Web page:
Published on December 7, 2007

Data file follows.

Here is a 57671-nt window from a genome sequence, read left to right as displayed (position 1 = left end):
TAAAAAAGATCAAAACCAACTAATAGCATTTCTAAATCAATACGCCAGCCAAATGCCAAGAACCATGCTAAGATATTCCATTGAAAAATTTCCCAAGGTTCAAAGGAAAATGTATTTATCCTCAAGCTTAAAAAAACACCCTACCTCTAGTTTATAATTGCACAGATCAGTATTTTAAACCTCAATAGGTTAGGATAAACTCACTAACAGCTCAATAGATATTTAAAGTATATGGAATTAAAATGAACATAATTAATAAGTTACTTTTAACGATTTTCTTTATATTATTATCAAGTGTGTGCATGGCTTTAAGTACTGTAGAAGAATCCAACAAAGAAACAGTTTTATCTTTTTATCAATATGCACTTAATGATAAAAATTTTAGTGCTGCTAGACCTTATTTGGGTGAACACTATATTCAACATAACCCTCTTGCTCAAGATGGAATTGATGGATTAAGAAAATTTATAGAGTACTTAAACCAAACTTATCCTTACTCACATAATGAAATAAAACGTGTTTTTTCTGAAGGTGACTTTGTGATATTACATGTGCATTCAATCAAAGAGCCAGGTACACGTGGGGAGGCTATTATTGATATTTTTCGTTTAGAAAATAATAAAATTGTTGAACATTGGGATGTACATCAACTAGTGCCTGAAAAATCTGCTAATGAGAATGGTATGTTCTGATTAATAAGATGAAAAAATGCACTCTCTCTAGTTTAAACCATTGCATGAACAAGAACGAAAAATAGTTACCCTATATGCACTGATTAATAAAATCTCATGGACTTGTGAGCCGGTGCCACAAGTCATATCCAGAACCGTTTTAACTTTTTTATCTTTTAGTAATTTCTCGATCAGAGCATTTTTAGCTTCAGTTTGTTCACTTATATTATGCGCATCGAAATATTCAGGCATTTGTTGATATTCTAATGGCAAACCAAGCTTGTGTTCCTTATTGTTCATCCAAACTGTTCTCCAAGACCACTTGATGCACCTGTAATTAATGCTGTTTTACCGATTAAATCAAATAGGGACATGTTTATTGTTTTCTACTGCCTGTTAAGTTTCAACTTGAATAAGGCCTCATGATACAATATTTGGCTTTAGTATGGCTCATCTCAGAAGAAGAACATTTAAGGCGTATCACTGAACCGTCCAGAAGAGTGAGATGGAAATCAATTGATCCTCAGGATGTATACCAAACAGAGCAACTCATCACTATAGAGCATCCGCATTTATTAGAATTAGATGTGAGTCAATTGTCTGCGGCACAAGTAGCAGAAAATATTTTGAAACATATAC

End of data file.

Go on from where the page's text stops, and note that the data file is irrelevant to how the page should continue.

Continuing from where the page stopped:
Neuroscience: Neuroscience Phil/Psych 256 Cameron Shelley Overview: Overview The central thesis: Thinking is like computation Why did Turing associate intelligence with a general purpose computer? Neuroscience raises questions for this paradigm: Is the thinking/computation analogy useful as a guide in understanding human cognition? Is what the brain does usefully viewed as a kind of computation? Hardware vs. software: Hardware vs. software Churchland and Sejnowski: “The analogy between levels of description in a conventional computer and levels of explanation in nervous systems may well be profoundly misleading.” Distinctions we apply to computers apply also to the brain? The most fundamental distinction for computers: Hardware vs. software For brains: molecular, membrane, cell, circuit, networks, maps Marr on vision: Marr on vision Marr (1945–1980): a three-level framework for describing vision: Computational: input/output functions Algorithmic: representations and procedures Implementation: device design Implementation could be treated like an afterthought on this sort of approach Evolution of finger motion: Evolution of finger motion The brain is a product of evolution, not design An engineer would design a motor cortex with a somatotopic map One area to each finger, adjacent fingers - adjacent areas Schieber and Hibbard (1993): individual finger movements require more neural activity than whole-hand movements Whole-hand movements were more essential to ancestral monkeys Brain maps: Brain maps A top level of description: Brain maps Consider the visual cortex (Felleman and Van Essen, 1991) The visual areas are not contiguous Brain maps2: Brain maps2 Consider a “subway” map of the visual cortex (Felleman and Van Essen, 1991) Expected features: Regions are roughly hierarchical Depth corresponds roughly with abstraction Unexpected features: Regions are densely interconnected Most connections are reciprocal Downward connections outnumber upward ones Brain scans: Brain scans Neurons that work harder consume more oxygen Scanners can detect oxygen uptake E.g., PET (1973) and fMRI (1993) Use a subtraction method E.g., Damasio et al. (1996) used PET to identify inferotemporal cortex areas associated with name categories Brain scans2: Brain scans2 Same method employed with fMRI E.g., Kanwisher et al. (1997) used fMRI to associate the ‘FFA’ with face recognition, as opposed to the ‘PPA’ Gauthier & Tarr (2000) used fMRI to dispute this conclusion How neurons represent: How neurons represent Early connectionism focused on firing rates of neurons and ignored firing patterns E.g., “10100” vs. “00011” Neurons might respond to patterns by synchronization Spiking or pulse networks represent firing patterns E.g., LISA (Hummel and Holyoak, 1998) Electroencephalograms: Electroencephalograms EEG records frequency and intensity of electrical activity in small brain areas Event Related Potentials (ERPs): pair a cognitive task with an EEG E.g., Hillyard et al. (1973) used ERPs to determine when attention (to one ear or the other) begins (ca. 90msec). How molecules matter: How molecules matter Connectionism has focused on the electrical activity of neurons Chemicals affect neuron function, e.g., caffeine which blocks adenosine uptake Three kinds of neuronal signaling Autocrine: secrete molecules to its own receptors Paracrine: secrete molecules to neighbours Endocrine: secrete molecules to far away cells Impact on Cognitive Science: Impact on Cognitive Science Neuroscience has produced some surprises Possible responses include Maintain classical view: brain details concern implementation only Abandon classical view: forget about symbolic representations etc. Reconcile views: research requires negotiation between symbolic and brain-centered accounts of cognition Churchland and Sejnowski prefer 2 Thagard seems to prefer 3 Discussion questions: Discussion questions Is it appropriate to say that the brain contains mental representations? Of what kind? Explain. Is it appropriate to describe brain processing as computation? Explain. In the light of modern neuroscience, is the analogy between thinking and computation profoundly misleading? Explain. In the light of modern neuroscience, are there good reasons to persist in speaking of knowledge in terms of high-level mental representations? Explain. Discuss the impact of Neuroscience on the methods of the classical Cognitive Science paradigm. How should Cognitive Scientists respond to this challenge? Explain. Emotions: Emotions Phil/Psych 256 Cameron Shelley Overview: Overview If you had to design an intelligent robot, would you include emotions? Contribution Evolutionary origin Predictability Overview2: Overview2 Classic Cognitive Science takes no notice of emotions Yet, the problem has always been around: “Not until a machine can write a sonnet or compose a concerto because of thoughts and emotions felt, and not by the chance fall of symbols, could we agree that machine equals brain…” Turing’s responses: The statement begs the question: How do we know that an intelligent computer will not experience emotions? “I do not think these mysteries necessarily need to be solved before we can answer the question with which we are concerned in this paper.” Emotions: Emotions Emotion-laden categories: Basic emotions: happiness, sadness, anger, disgust, fear and surprise Complex emotions: love, shame Feelings: hunger, calm Moods: apathy, depression Personality traits: shyness, melancholy How would you categorize the following emotion terms? aggressiveness, anxiety, boredom, deja-vu, dejection, interest, joy, loathing, lust, optimism, resignation, revulsion, terror, whininess Dimensions of emotion: Dimensions of emotion Phenomenological quality/hedonic tone Valence: positive or negative Physiological symptoms Action readiness Emotions are more transient than moods Perhaps moods are just not easily resolved Traits are not emotions but dispositions Emotions vs. feelings: Emotions vs. feelings Emotions are hard to distinguish from feelings E.g., Are tense, fatigued, alert, and calm feelings? Two views of emotion: States of mind (points in emotion space) Kinds of experiences (feelings) Perhaps (2) is consistent with the distinction between basic and complex emotions Emotions and knowledge: Emotions and knowledge Emotions are appraisals (Oatley): compare the current situation to goals, concerns, plans Basic emotions relate to basic goals Appraisals: Appraisals Complex emotions: basic emotions attached to cognitive states Cognitive states involved are quasi-propositional I am <emotion> that <proposition>. Emotions and the body: Emotions and the body Why are emotions feelings and not simply concepts? Why not visual instead of visceral (e.g., loathing)? Focus on the physiological dimension of emotion E.g., anger feels hot, fear feels shaky The James-Lange theory (ca. 1885) We meet a bear and tremble, and because we tremble feel afraid. Evidence for James-Lange: Evidence for James-Lange The Blatz trapdoor experiment (1925) Facial expressions prompt feelings (Ekman 1979) E.g., smiling increases happiness We describe emotional experience in bodily terms E.g., “I was deeply moved” Problems include: Deafferented people (and cats) still have emotions The mapping between bodily states and emotions is vague, e.g., why do fear and excitement not feel the same? Emotions and the brain: Emotions and the brain Perhaps the brain has special emotion hardware The Cannon-Bard theory (ca. 1930): the limbic system produces emotions The thalamus signals both body and brain Delgado: surgical evidence for the importance of the amygdala Tamed a bull with a remote control (1965)! Is the amygdala an “emotional computer” (LeDoux 1993)? Problems: We can learn emotional responses from experience, e.g., a taste for spicy food (Rozin & Schiller, 1979) The somatic marker hypothesis: The somatic marker hypothesis Emotions result from the attachment of somatic (body) images to cognitive states via the limbic system (Damasio 1994) Accounts for involvement of limbic system Makes sense of basic vs. complex emotions Helps to account for hedonic tone Embarrassed to miss the exam? Somatic image represents the hot feeling A proposition (?) represents the cause The limbic system facilitates the attachment Emotions and reason: Emotions and reason The ventromedial cortex connects limbic and higher cortical regions Damage to the VM results in loss of rational decision making ability E.g., E.V.R. (surgical lesion, 1984) Phineas Gage (railroad worker, 1848) Implications: Emotions result from interaction of brain regions We need emotions to be rational Computing emotions: Computing emotions Emotion nodes could be added to a localized network ITERA (Nerb and Spada, 2001) Models how people respond to news of environmental disasters E.g., Exxon Valdez spill vs. Indian Ocean Tsunami Problem: not neurologically plausible Computing emotions2: Computing emotions2 Organization of brain regions could be modeled GAGE (Wagar and Thagard, 2004) Integrates (synchronizes) cognitive and emotional information Responds appropriately when ‘lesioned’ Plausibility: Configuration of areas models configuration of brain regions Connections are bidirectional Reproduces appropriate behavior How bodies matter: How bodies matter Neither model includes representation of the body Can such models account for emotions as feelings? A body could be simulated, but the importance of a body remains unexplained Perhaps we need to consider the action readiness of emotions E.g., anger primes us to lash out Emotions would be pointless without bodies to direct How bodies matter2: How bodies matter2 The kind of body you have is crucial to the kinds of experiences you have Is an actual, human-like body required to simulate human emotions then? Consider Kismet (Breazeal) Discussion questions: Discussion questions Could a computer ever experience emotions? The same emotions that you do? Explain. How do emotions contribute to your performance on important cognitive tasks? Could a robot be intelligent without having emotions? Is there anything we can learn from reproducing emotions in a robot that we cannot learn from simulating them on a computer? Explain. Consciousness: Metaphysics: Consciousness: Metaphysics Phil/Psych 256 Cameron Shelley Overview: Overview Why can you not observe the mental experiences of your neighbors? Consciousness seems to be private How can it be private yet real? How can we know that any two people have the same conscious experiences? How can you have both observable and unobservable aspects to your nature? The mind-body problem If consciousness is more than a matter of states of mind, then how can Cognitive Science account for it? Wakefulness: Wakefulness Consciousness vs. asleep, comatose, dead Comes in degrees Wakefulness can be judged by public criteria, e.g., responses to speech or prodding These criteria are not foolproof: Paralysis Locked-in Qualia: Qualia Usually, people who are awake have conscious experiences, i.e., qualia Qualia: what it is like to be you, e.g., seeing a fire truck, feeling hungry, in pain, being angry Ineffable: difficult to capture in words Man, if you’ve got to ask, you’ll never know. How can two intelligent beings be in a room, yet one has qualia and the other not? Could a human be intelligent and yet not experience qualia? E.g., zombies! Self-consciousness: Self-consciousness We can also be self-conscious: Proneness to embarrassment Self-detection: aware of bodily events Self-monitoring: self-detection past (memory) and future (imagination) Self-recognition, e.g., Gallup’s mirror experiments Awareness of perspective: Different people have different beliefs and limitations Self-knowledge: you as the hero of a personal narrative Updating some mental representations of oneself Do qualia contribute to self-identity as such? The mind-body problem: The mind-body problem Rene Descartes (1596–1650): What kind of thing is a mind? A part of the body? They share few qualities, yet do affect each other Main problem: How can a body have conscious experiences? Descartes’s solution: substance dualism Problems: How do mind and body interact? The pineal gland? The principle of conservation of energy is violated Functionalism: Functionalism Focus on the computational level, i.e., on the function(s) of consciousness Functionalists have focused on self-consciousness: Consciousness is the mind’s “operating system” (Johnson-Laird 1984) Track the computer’s state, control access to its internal resources, regulate interactions with the world Thoughts track our status, assign cognitive resources to current projects, frame actions to satisfy goals Pros: facilitates multiple realization Cons: Facilitates rampant multiple realization Does not account for qualia Property dualism: Property dualism Perhaps qualia should come first The fading qualia argument (Chalmers 1996) You are conscious now Your android double would not be conscious If you are changed into your android double Consciousness would not just vanish Nor would it fade away How do we resolve the contradiction between (2) and (3)? Property dualism2: Property dualism2 Material objects have two kinds of properties, physical and mental The mental properties emerge in physical objects of sufficient functional complexity The study of mental properties must be added to science, like electrical charge to physics (Maxwell, ca. 1850) Property dualism preserves strong intuitions and some advantages of functionalism and substance dualism It also preserves some of their difficulties: Like substance dualism, it is unfalsifiable Like funtionalism, it admits rampant multiple realizability Identity materialism: Identity materialism Conscious mental states are simply certain brain states (Place 1959) Advantages include Conscious states do physical work No zombies: A physical duplicate must also be conscious Does it explain qualia? Perhaps brain states and conscious mental states are just two ways of naming the same thing Compare temperature and mean kinetic energy Brain state is simply impersonal whereas conscious mental state suggests re-enactment Problem: not enough multiple realizations? Consciousness: Science: Consciousness: Science Phil/Psych 256 Cameron Shelley Overview: Overview Three basic senses of consciousness: Wakefulness Qualia Self-consciousness Qualia present the biggest obstacle Scientific research on consciousness is both functionalist and materialist Remaining challenges: To what extent do current theories explain consciousness? The problem of qualia (set aside) Wakefulness: Wakefulness EEG studies have revealed how brain activity various with wakefulness Wavelength increases in sleep (1 to 4) except in REM sleep (SP) Wakefulness2: Wakefulness2 Some brain regions play special roles in wakefulness When falling asleep: Signals from brainstem to thalamus diminish Thalamus ceases to relay sensory inputs to higher cortex Thalamic neurons enter oscillating activity pattern The thalamus partially reactivates in REM sleep Wakefulness and rhythms: Wakefulness and rhythms Chemcial rhythms also correlate with wakefulness (Thagard) As glycogen stores are depleted, adenosine levels increase, causing drowsiness So, there is a chemical ebb and flow associated with wakefulness Electrical and chemical rhythms are not obviously representational or procedural in nature Analogy: If you want to understand traffic flow, the kinds of cars used and their fuels are not the whole story Dynamical systems account of mind later… Neural correlates of consciousness: Neural correlates of consciousness Assumptions of NCC research Set aside qualia Concern for both localization and patterns of neural activity correlated with conscious experiences Discussed by Crick and Koch (1990) Why are we conscious? To produce the best possible interpretation of the visual scene, and To make this interpretation available to brain regions responsible for voluntary action. Consciousness has a special survival value Cognitive mechanisms: Cognitive mechanisms Short-term memory Small amount of information stored for a fraction of a second Accounts for fluidity of conscious experience Attention Visual attention directs gaze to locations or objects Results from competition among coalitions of neurons Neural structures and patterns: Neural structures and patterns C&K identify visual associative and motor (executive) cortices as sites of NCCs Short-term memory neurons are organized into a circuit activated by circular pattern of signals Feedback circuits create opportunity for constant renegotiation of representations of the situation Blindsight: Blindsight Blindsight: people with no visual experience can perform simple visual tasks E.g., people with extensive V1 damage Explanation: vision occurs in two streams Dorsal stream: egocentric, non-conscious Ventral stream: allocentric, conscious Blindsight patients still get info from dorsal stream Did you know that you have blindsight? Binocular rivalry: Binocular rivalry Binocular rivalry: different image presented to each eye Percept switches from one image to the other NCC prediction: correlated neurons in frontal associative cortex Prediction confirmed by Logothetis et al (1990s) Activity in V4 and MT only 34% correlated with percept Activity in STS and IT (integration cortex) 90% correlated Global workspace theory: Global workspace theory NCC approach: search for correlates Supplemented with functional claims Global workspace theory (Baars 1988) Define computational/algorithmic functions Supplement with neurological research Consciousness is a kind of “spotlight” in working memory Working memory is like a blackboard on which different processes share information Theater of the mind: Theater of the mind Working memory is like a stage Attention acts like a spotlight Audience members are experts at different jobs Components of the theater include: Working memory, with the spotlight of consciousness. Information entered by sensory processes. Information read by action (motor) processes. Various unconscious experts interact with working memory, e.g., Long-term memory Knowledge of language Automatic behaviors Interpretation is also affected by context, concerning self-identity, intentions, expectations, and so on. Aspects of GW theory: Aspects of GW theory Operation of working memory tends to be serial instead of parallel More flexible, deliberate behaviour results Functions of consciousness on GW theory include: Negotiating the best way of representing the world Keeping representations active long enough for learning By mobilizing a variety of cognitive expertise, allowing for better critical thinking. Cognitive evidence for GW: Cognitive evidence for GW Account for automatic/stereotypic nature of some unconscious behaviours E.g., Hilbert’s inappropriate retirement Conscious experience has a serial feel Seriality imposed by resource limitation Classical cognitive science approach, e.g., rules and search, models only an atypical mode of neural processing Challenges: Challenges Purpose: integration of data for direction of action The problem of rampant multiple realizability: Is IDA conscious? Data-driven: theories stated somewhat vaguely Do the theories fit with observations? Titchener circles: should we be conscious of the actual diameter of the inner circles when reaching for them? Discussion questions: Discussion questions Thagard (p. 187) claims that “consciousness can plausibly be understood as a computational-representational process”. What does he mean? Do you agree? Explain. Wakefulness is associated with points in electrical and chemical rhythms of neuronal activity. What is the significance of these rhythms? Do they constitute a problem for functionalist accounts of consciousness? Explain. Crick and Koch, and Baars agree that consciousness functions to make human behavior more intelligent. How so? What is the functionalist view of consciousness? What are its strengths and weaknesses relative to the materialist view? What would it take to make a conscious robot? Embodiment: Embodiment Phil/Psych 256 Cameron Shelley Overview: Overview How would you program a robot to play outfield in a baseball game? Via the classical approach, like chess? Assumptions of the classical paradigm Connection between perception and action is not immediate Extreme demands on world knowledge Overview2: Overview2 (1) Known as the perceive-think-act cycle (2) requires complete and perfect world knowledge A better design: Closer connection of perception with action Less reliance on knowledge Compare with human performance We need a more interactionist view of intelligence Direct perception, image schemata, robotics Direct perception: Direct perception Perception is often viewed as a kind of “unconscious inference”, i.e., abductive Explains bistable percepts, e.g., Necker cube Challenged by J. J. Gibson (1904–1979) Pilots gain ‘knowledge’ through texture, relative motion, etc. Optic flow produced by motion Perception is direct: unmediated by mental representations Affordances: Affordances Affordances: opportunities for action E.g., door handles, plates, etc. Perception includes affordances, suggestions about how to interact with things Suppose you are jogging and encounter a hanging apple. What do you see? Suppose you are jogging to breakfast. What do you see? Affordances2: Affordances2 When we perceive, we see not just categories but opportunities for interaction “That apple looks delicious” “That apple looks disgusting” We cannot literally see tastes but we do anticipate how we might act, e.g., eat Direct perception and knowledge: Direct perception and knowledge Gibson closes the gap between perception and action What about expertise? A matter of refining perception, e.g., a concert pianist vs. a novice Organizing body/world interactions is important for intelligence Concepts do allow for associations between categories and actions, e.g., scripts Metaphor: Metaphor The body can serve as a source of cognitive information “I was bowled over by your suggestion.” “That argument is hardly compelling.” “We have too much momentum to quit now.” “I got carried away.” “Once she gets rolling, she’ll never shut up.” What do these expressions have in common? Image schemata: Image schemata Metaphors reveal the importance of image schemata: recurrent patterns relating perceptions to actions (Johnson 1984) E.g., COMPULSION, how forces impinge on the body Physical forces, e.g., airplane flight, tectonic plates Social forces, e.g., “Frank’s friends pushed him into having his ears pierced” Image schemata and knowledge: Image schemata and knowledge COMPULSION is not a concept to be applied, it is a neural pathway trained through bodily experience (Lakoff and Johnson 1999) E.g., throwing balls, opening doors, avoiding a fall Disembodied concepts are a mistake: They lack the same significance Duplicate available information Robotics: Robotics The perceive-think-act cycle model Consider Shakey (SRI ca. 1970) Employed explicit world model Rearranged objects in a room Problems: Often failed at goals Took too long The classical style robot is unresponsive Brooks on robots: Brooks on robots Intelligent robots must be situated “The world is its own best model” Close the perceive-act gap They must also be embodied Expertise at disembodied activities, e.g., chess, does not typify intelligence Expertise at interaction means narrowing the perceive-act gap and having the right kind of body Subsumption architecture: Subsumption architecture Behaviour is the result of perception/action controllers Complexity of behaviour is obtained by added layers of controllers No executive unit! Cog: Cog Cog is a recent example (1994–2003) Human-like upper body Designed to imitate actions Questions for Cog include: Does your design scale up? Is your creator’s notion of intelligence too broad? Are you a humanoid insect? Discussion questions: Discussion questions Brooks suggests that the complexity of human behavior may be inherent in the complexity of the environment (p. 406). What does he mean? Do you agree? Explain. What is the perceive-think-act cycle? In what ways should the think part be reduced in light of the embodiment challenge to Cognitive Science? Thagard suggests (p. 196) that increased use of imagery in cognitive models would help to address the embodiment challenge. How so? Do you agree? Explain. Compare the classical view of intelligence as expertise with the embodied view of intelligence as the ability to interact. What are main strengths and weaknesses of each view? To what extent can the two views be reconciled? Explain. Dynamical systems: Dynamical systems Phil/Psych 256 Cameron Shelley Overview: Overview Consider Kelso’s (1984) experiments on finger motion Antiphase motion is stable only at low frequency Why? Motion governed by coupled oscillators Perhaps the brain is a dynamical system, not a computational system The CRUM governor: The CRUM governor How would you maintain constant speed in a steam engine? The CRUM governor: attach a computer Measure current flywheel speed v IF v < desired speed THEN calculate narrower valve setting s If v > desired speed THEN calculate wider valve setting s Open valve to setting s Return to 1 Salient features of the CRUM governor include: Explicit, symbolic representations Works via calculations Controlled via perceive-think-act cycle The Watt governor: The Watt governor Watt’s (1736–1819) approach was different: Attach the flywheel to the valve via a lever Appropriate configuration assures constant speed under diverse circumstances Two models of cognition: Two models of cognition Van Gelder (1995): the Watt governor should replace the digital computer as a model of human cognition Intelligence is a matter of appropriate interaction Computer vs. governor: Temporal vs. atemporal Representational vs. non-representational Discrete vs. continuous The governor is coupled: its evolution is determined by a continuous interaction of parts A digital computer is not: its evolution is determined by instructions that abstract away from its parts and their interactions Dynamical systems theory: Dynamical systems theory Dynamical system: a set of interacting parts that changes over time State: the state of its components at time t A linear system: uniform motion xt1 = xt + s•(t1 – t) A non-linear system: predators and prey (Lotka and Volterra, 1920) dx/dt = (A – By)x [x = prey] dy/dt = (Cx – D)y [y = predators] The evolution of the system depends on initial settings of variables (x, y) and constants (A, B, C, D) Feedback: Feedback Positive feedback: push the system in the same direction as before E.g., the term Cx in equation (2) Negative feedback: push the system in a different direction than before E.g., the term –By in equation (1) Attractors: Attractors Attractor: State space trajectory a system tends to fall into Point: single state the system does not leave E.g., simple oscillator, predator/prey (sometimes) Periodic: set of states the system cycles through E.g., ‘ideal’ pendulum, predator/prey (sometimes) Aperiodic (strange): collection of similar but distinct trajectories E.g., weather patterns (Lorentz 1963), predator/prey (sometimes) Phase shift: transition between attractors Olfaction: Olfaction Prevailing view of perception: Sensory data is processed via somatosensory maps E.g., Wilder Penfield (1958) neurosurgical observations Rabbit olfaction: Rabbit olfaction Skarda and Freeman (1991) monitored rabbit olfactory bulb when presenting stimuli E.g., carrot, predator Conclusions about olfaction: A global property of the olfactory bulb Neural pattern depends on context, e.g., reward Basal activity in olfactory bulb is chaotic Becomes periodic when separated from cortex Constructed a model based on differential equations Olfaction is not the result of mental representations and computations The same may hold for the entire brain… Emotions and relationships: Emotions and relationships Spousal conversation is a dynamical system (Gottman et al. 2003) Influence functions: DEs that model how emotional expression affects each spouse Constants: uninfluenced steady state Positive feedback: repair Negative feedback: dampening Emotional tones appear as attractors Transitions are phase shifts Some couples are volatile, others stable Both kinds can succeed in marriage DST and Cognitive Science: DST and Cognitive Science Is the DST position testable? Model construction requires enormous simplifications in DEs (Eliasmith) Dynamical systems exist along a continuum of programmability (Clark 1997) Partially programmable: minimal instruction sets Fall between PCs and Watt governors on the continuum Recurrent ANNs are instructively viewed as dynamical systems (Elman 1995) They are temporal, continuous, coupled but representational Discussion questions: Discussion questions What, in Van Gelder’s view, is wrong with the CRUM account of knowledge? Do you agree with his assessment? Explain. How much of driving a car involves mental representations and how much involves abilities concerning how to interact with the world? Explain. Compare dynamical systems and connectionism as accounts of cognition. Do you agree with Van Gelder that the connectionist account is inadequate? Explain. Intentionality: Intentionality Phil/Psych 256 Cameron Shelley Overview: Overview Does your dictionary know anything? “cat”: a carnivorous mammal (Felis catus) long domesticated as a pet and for catching rats and mice b : any of a family (Felidae) of carnivorous usually solitary and nocturnal mammals (as the domestic cat, lion, tiger, leopard, jaguar, cougar, wildcat, lynx, and cheetah) Does an electronic dictionary know “cat”? What is the difference between you and the computer? Quantitative or qualitative? Intentionality? Intentionality: Intentionality Brentano (1838–1917): the aboutness of mental states When I look at and recognize a cat, my mental state is in some way about the cat Intentionality cannot be a simple matter of cause Mental states may be about imaginary things, e.g., unicorns, gold mountains, etc. Problem for classical CogSci paradigm: Having a mental representation about something seems inadequate for intentionality Dasein: Dasein Husserl (1859–1938) advocated phenomenology Introspection into mental states as such Heidegger (1889–1976) revised phenomenology Combined with intentionality Reveals the fleetingness of existence Dasein: “being there” (the mind as an instrument for being) Knowledge is knowledge-how, not knowledge-that Knowledge is holistic Knowledge cannot be made explicit in symbols In the zone: In the zone Dreyfus (What computers can’t do, 1972) Conscious experience changes with experience E.g., chess experts come to perceive the board differently than novices The need for explicit rules fades with experience Intelligence is a matter of the intentional qualities of mental states Have you ever been “in the zone”? Is that what everyday thinking is like? The Heideggerian account: The Heideggerian account Knowledge is that which Facilitates interaction with the world (interactionism) Cannot be captured in discrete units (holism) Intentionality seems automatic for knowledge-how How does holism contribute to intentionality? A script contains knowledge-how, right? The Chinese room: The Chinese room Something about a brain state cannot be true of a digital computer’s state Mental states have meaning (semantics) Raised against “strong AI” A computer simulation of thinking thinks Not the case with other simulations The argument: The argument A room containing data sheets and an instruction book in English An English speaking person Papers input through a slot, the person follows the instructions and outputs papers through the slot The person does not understand Chinese, although the room passes the Turing test No digital computer understands what it does Understanding is not a matter of behaviour or configuration Replies: Replies Systems reply: The person + room understands Chinese Functionalist Response: let the man internalize the rules He still does not understand Chinese Robot reply: Expose the symbols to world feedback Interactionist Response: Concedes that strong AI is false Interaction is not sufficient Imagine the room on wheels etc. More replies: More replies Brain simulator reply: Apply neural representation Simulate the activity of a Chinese speaker’s brain Holist Response: replace paper and ink with pipes and valves Still no understanding of Chinese Combination reply: An interactive, neurally plausible robot Meaningfulness: Interactionism Holism Response: neither is necessary or sufficient for meaningfulness The robot is only an ingenious mannequin The other minds reply: The other minds reply Searle’s objection is stronger than the Heideggerian one Will anything satisfy Searle? Reply: we standardly judge knowledge by behaviour in people; just apply this standard to machines Response: Behavioural criteria are not relevant! An intentional state is a meaningful state, period Searle’s positive program: Searle’s positive program So, what is adequate? Two options: Dualism: meaning is non-physical Materialism: meaning is a brain state Searle espouses biological naturalism “What matters about brain operations is not the formal shadow cast by the sequences of synapses but rather the actual properties of the synapses.” Searle’s program2: Searle’s program2 What do brains have the circuits lack? No one is sure Searle: brains have causal powers Does this mean that brains can cause physical events that computers cannot? Such as? Perhaps Searle is a dualist after all The Chinese room argument may simply reveal our biases about organisms and computers Discussion questions: Discussion questions What is holism about knowledge? Is there any kind of knowledge that is not holistic? Explain. What is intentionality? Could a computer have it? A robot? Explain. Describe Searle’s Chinese room experiment and its intended conclusion. Describe what you think is the most potent reply and Searle’s response to it. Are you convinced by the argument? Explain. Externalism: Externalism Phil/Psych 256 Cameron Shelley Overview: Overview How do you find addresses in a strange town? Externalism: Intelligence involves external resources Knowledge involves external representations Internalism: knowledge and intelligence is strictly a matter of what is between the ears of individuals Externalism: Externalism Cognitive technology: objects adapted to enhance knowledge or intelligence Consider writing (Plato): Theuth: an enhancement to memory Thamus: produces forgetfulness, remindings Social context may also enhance knowledge and intelligence E.g., in science Internalism: Internalism Internalism: Epistemic individualism: knowledge in a group is the sum of the knowledge of its members Reductionism: action of a group is the sum of the actions of its members Are the following things known: Average Earth-moon distance, first occurrence of cat, most likely future oil price? Do collective actions have the same properties as members’ actions? “No!” “Yes!” Beehive relocation program: Beehive relocation program When honeybees relocate, the group decides: Scouts search the area They report results via wiggle dance This gets other scouts to visit the site Dancers compete to recruit uncommitted scouts The first site over a threshold is selected by the swarm The group, not individuals, decides Cognitive technology: Cognitive technology Expert bartenders improve performance by using differently shaped glasses (Beach 1988) We sculpt the environment to serve as a kind of extended memory store In what ways do you do this? Cognitive technology can also increase intelligence E.g., the use of diagrams (Slezak 1995) Cognitive technology2: Cognitive technology2 Cognitive technology is consistent with interactionism External stores and operations take advantage of pattern-completing talents (McCelland et al. 1986) E.g., performing long division The computer may be the ultimate cognitive tool Cognitive technology and externalism: Cognitive technology and externalism Cognitive technology is more than just situatedness It involves active configuration of the world Does the mind extend beyond the body? Also, intelligence is not an individual quality (?) Consider symbol use among chimpanzees: Does it raise our estimation of their intelligence? Or is the chimp+symbol system intelligent? Social epistemology: Science: Social epistemology: Science Internalist view of science: Reductionist: A claim is justified if the evidence should convince any competent scientist Individualist: Any competent individual is capable of determining the justification of a given claim Accepted by many philosophers, e.g., Popper (1902–1994) Rejected by others, e.g., Charles Peirce (1839–1914) Externalism and science: Externalism and science Thomas Kuhn (1922–1996) adopted an externalist view: Scientists agree on basic claims and practices New scientists apprentice, pick up common knowledge Collective assessment of work, promotion Influence of the paradigm: Fit with the paradigm determines (?) acceptance of claims Fit is determined by the community, not individuals Does social context determine knowledge?: Does social context determine knowledge? Some of Kuhn’s remarks suggest that the paradigm determines acceptance of claims E.g., positrons were seen before they were observed after Dirac’s 1928 prediction Without the group, nothing counts as knowledge! True? Consider the Müller-Lyer illusion Distributed cognition: Navigation: Distributed cognition: Navigation In some cultures, sea navigation is the job of an individual (Hutchins 1994) In an aircraft carrier, it is the job of the whole crew How many people know how to dock the carrier? None! Social networks: Social networks The crew is like a connectionist network Each member is a node Links are information channels Individuals are differentiated though: Each person is expert in a given domain Each person is related to other via a role The crew is organized hierarchically The crew can learn from experience Discussion questions: Discussion questions What is externalism about minds? What would Searle say about it? Would you agree? Explain. What is epistemic individualism? Is it a good account of scientific practice? Explain. What is reductionism about intelligence? Use some current examples to explain in what ways is it is challenged by the existence of cognitive technology. What is distributed cognition? Use an example from your own experience to explain in what ways distributed cognition challenges CRUM. How would a CRUM robot be programmed to play soccer? How would you alter the design in view of the externalist challenge? Explain the implications of your answer for the CRUM view of human intelligence.